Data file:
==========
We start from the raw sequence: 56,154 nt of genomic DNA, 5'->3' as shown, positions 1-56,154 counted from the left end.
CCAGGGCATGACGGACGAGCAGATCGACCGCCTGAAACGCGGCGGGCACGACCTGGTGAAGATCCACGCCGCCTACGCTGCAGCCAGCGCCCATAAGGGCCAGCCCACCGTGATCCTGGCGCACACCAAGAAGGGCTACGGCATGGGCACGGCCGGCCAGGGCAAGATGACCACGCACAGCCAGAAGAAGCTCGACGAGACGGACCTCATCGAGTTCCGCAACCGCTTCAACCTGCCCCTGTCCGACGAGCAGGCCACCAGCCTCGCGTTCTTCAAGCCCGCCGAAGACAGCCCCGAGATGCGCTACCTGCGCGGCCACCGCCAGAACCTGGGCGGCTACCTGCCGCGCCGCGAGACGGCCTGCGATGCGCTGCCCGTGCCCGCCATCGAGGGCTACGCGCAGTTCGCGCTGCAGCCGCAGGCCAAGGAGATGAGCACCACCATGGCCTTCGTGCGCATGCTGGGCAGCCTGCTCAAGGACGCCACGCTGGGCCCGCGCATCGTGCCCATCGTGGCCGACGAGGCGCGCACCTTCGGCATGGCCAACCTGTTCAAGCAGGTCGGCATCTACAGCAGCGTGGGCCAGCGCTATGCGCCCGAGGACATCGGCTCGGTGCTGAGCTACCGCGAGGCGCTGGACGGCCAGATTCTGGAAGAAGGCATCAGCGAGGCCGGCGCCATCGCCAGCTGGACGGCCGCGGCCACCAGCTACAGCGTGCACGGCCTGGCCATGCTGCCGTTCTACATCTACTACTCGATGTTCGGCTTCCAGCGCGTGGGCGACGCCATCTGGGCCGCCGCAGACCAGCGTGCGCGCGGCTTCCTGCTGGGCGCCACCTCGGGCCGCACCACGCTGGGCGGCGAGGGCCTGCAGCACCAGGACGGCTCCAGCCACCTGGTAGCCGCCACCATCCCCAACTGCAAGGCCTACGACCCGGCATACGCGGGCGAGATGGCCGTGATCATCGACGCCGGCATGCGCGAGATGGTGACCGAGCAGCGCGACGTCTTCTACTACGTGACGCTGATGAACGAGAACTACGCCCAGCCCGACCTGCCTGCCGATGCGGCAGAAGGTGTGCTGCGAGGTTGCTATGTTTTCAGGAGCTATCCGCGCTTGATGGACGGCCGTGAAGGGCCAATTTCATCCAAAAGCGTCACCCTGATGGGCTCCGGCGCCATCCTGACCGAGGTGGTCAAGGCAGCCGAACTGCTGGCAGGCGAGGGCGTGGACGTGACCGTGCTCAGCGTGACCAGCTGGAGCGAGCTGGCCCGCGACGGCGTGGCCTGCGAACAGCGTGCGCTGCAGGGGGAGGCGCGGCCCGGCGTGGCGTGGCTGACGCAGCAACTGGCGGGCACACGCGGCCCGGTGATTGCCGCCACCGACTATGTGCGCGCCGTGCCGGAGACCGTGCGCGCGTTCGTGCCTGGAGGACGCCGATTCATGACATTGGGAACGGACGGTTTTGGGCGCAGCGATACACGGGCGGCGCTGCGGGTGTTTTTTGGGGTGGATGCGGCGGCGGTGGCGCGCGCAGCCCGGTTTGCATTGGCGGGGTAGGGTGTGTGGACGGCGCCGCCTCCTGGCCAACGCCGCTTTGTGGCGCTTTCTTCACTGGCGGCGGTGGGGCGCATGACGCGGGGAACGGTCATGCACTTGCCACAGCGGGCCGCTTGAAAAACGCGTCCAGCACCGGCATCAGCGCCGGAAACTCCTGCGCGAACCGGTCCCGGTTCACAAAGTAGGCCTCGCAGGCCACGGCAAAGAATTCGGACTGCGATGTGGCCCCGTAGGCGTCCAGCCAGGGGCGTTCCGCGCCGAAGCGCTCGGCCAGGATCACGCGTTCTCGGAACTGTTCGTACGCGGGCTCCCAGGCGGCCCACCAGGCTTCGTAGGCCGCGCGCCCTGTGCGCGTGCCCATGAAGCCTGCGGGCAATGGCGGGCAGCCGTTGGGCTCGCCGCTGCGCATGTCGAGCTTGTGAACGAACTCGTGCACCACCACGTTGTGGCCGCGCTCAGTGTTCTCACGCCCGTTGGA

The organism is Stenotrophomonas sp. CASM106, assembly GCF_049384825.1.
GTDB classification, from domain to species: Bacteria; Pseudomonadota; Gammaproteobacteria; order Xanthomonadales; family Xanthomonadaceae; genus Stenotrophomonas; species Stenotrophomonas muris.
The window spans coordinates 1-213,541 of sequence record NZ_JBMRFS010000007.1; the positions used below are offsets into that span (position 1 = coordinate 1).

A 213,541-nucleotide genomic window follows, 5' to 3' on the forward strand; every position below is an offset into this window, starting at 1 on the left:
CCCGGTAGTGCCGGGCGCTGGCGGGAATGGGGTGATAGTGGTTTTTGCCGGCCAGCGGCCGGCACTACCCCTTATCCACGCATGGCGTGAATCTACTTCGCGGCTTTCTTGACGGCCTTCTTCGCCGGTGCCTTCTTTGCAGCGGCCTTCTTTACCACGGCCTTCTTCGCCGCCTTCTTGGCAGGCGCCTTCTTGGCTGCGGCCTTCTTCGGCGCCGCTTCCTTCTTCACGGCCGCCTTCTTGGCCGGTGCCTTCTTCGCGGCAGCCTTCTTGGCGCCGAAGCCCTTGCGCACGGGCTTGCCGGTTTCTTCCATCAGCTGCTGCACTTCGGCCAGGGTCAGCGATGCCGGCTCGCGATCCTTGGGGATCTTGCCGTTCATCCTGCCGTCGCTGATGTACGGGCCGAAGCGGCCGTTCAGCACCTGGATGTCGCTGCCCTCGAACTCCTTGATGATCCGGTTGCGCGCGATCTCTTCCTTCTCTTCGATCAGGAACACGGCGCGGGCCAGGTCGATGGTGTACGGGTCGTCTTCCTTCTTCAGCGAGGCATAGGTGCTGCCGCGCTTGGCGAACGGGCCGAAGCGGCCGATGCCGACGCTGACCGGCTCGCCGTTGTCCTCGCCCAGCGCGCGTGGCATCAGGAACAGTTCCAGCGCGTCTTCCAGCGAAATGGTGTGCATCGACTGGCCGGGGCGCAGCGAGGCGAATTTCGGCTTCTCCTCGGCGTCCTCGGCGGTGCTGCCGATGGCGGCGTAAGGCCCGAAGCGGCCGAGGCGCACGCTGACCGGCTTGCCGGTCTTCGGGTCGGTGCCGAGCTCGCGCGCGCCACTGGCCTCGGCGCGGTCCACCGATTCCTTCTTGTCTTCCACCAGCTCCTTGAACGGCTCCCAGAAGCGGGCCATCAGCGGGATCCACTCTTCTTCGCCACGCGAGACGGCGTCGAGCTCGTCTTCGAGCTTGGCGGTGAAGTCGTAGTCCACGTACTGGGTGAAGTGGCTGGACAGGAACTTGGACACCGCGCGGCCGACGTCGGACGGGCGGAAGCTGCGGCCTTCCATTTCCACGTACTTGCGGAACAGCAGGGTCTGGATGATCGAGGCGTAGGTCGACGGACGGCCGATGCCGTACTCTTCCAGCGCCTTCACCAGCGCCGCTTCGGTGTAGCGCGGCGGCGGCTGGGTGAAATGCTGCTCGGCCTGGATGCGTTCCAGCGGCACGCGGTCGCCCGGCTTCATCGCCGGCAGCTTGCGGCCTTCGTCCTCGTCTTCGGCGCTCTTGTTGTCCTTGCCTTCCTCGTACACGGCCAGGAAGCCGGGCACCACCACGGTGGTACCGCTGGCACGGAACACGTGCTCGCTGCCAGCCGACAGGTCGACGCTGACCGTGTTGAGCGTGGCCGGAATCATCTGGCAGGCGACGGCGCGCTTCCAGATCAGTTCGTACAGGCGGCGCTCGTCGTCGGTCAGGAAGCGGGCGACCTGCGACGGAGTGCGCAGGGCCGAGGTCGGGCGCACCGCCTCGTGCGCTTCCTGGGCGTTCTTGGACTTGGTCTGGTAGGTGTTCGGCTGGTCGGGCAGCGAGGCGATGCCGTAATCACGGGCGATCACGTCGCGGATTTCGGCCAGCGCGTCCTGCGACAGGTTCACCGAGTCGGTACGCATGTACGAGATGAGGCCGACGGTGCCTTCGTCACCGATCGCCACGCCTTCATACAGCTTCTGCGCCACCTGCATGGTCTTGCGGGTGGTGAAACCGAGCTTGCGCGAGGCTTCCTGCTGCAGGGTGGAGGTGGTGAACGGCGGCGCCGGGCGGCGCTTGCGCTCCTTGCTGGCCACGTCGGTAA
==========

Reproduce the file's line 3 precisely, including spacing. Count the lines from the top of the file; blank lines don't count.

The organism is Stenotrophomonas sp. CASM106, assembly GCF_049384825.1.